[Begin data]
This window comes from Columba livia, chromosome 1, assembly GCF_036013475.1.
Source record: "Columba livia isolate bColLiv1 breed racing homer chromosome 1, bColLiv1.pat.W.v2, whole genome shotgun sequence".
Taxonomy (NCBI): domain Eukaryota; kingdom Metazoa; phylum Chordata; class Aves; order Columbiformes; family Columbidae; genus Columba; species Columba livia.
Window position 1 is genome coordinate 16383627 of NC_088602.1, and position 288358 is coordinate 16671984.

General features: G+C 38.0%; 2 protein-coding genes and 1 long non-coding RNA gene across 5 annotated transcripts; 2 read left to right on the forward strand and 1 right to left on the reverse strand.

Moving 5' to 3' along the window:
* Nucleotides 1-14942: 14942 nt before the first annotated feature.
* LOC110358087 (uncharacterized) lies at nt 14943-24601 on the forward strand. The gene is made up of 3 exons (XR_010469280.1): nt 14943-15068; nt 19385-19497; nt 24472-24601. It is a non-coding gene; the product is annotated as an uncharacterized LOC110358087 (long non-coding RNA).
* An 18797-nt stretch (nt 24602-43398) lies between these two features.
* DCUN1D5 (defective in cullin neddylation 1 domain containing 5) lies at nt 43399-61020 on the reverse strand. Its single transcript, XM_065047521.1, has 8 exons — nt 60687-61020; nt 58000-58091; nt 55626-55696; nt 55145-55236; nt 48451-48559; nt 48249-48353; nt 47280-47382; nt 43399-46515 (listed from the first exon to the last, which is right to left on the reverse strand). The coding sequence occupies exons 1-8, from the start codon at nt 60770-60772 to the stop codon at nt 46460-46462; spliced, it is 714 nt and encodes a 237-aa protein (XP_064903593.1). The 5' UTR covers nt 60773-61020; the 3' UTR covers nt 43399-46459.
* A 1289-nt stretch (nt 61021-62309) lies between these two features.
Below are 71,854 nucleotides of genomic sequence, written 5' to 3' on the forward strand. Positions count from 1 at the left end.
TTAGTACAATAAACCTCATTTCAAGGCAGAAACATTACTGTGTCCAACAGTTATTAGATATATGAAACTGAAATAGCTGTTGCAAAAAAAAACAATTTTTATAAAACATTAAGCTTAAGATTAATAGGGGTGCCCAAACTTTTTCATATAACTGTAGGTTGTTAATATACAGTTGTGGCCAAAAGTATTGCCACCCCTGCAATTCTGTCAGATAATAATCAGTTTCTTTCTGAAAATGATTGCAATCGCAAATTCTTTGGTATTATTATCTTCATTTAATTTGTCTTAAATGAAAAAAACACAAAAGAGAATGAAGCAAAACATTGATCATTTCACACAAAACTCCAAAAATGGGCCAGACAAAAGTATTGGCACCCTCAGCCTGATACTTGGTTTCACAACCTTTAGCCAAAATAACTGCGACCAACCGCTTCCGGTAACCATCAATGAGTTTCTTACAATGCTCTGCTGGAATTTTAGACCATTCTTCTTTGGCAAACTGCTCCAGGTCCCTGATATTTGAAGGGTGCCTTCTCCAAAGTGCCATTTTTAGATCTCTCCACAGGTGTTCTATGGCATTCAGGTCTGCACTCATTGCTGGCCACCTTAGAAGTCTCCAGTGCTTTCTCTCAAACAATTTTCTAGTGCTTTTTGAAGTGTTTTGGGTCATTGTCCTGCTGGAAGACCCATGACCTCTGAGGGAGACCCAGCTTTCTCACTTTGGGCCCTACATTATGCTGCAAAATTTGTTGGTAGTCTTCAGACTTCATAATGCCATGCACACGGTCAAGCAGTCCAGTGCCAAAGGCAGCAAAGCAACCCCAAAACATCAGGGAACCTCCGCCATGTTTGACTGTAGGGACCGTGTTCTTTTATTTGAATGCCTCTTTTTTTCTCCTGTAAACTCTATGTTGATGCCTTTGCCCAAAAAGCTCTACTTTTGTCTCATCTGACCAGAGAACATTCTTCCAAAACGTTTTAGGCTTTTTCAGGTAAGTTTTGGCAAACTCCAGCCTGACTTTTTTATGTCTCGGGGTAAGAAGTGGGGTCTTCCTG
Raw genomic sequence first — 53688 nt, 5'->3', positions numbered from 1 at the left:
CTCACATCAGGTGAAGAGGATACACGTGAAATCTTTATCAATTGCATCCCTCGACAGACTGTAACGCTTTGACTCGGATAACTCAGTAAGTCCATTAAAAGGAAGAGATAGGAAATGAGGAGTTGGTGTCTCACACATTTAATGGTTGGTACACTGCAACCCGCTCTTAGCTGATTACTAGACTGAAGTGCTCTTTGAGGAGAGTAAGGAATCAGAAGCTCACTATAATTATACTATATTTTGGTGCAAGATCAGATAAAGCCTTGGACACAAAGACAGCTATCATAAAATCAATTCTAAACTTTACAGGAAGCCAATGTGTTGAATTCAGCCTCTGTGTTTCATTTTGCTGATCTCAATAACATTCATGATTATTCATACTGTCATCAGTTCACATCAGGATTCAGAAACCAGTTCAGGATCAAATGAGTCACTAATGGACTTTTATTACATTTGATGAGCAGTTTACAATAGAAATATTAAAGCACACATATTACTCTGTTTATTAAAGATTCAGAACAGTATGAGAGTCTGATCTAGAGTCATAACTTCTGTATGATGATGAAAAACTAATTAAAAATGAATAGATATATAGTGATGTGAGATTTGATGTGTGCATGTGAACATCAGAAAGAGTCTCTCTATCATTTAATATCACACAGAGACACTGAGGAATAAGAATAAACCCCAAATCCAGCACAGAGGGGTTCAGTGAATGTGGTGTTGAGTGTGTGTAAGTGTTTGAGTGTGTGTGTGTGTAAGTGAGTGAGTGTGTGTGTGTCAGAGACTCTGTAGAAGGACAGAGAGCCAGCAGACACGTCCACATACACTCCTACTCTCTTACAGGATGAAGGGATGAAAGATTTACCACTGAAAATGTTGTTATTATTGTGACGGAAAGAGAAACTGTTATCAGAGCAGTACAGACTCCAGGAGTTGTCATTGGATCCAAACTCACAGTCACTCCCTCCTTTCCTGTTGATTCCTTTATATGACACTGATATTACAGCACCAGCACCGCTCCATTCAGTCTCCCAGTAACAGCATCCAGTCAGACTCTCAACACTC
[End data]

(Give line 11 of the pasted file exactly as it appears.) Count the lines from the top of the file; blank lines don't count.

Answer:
* A 1289-nt stretch (nt 61021-62309) lies between these two features.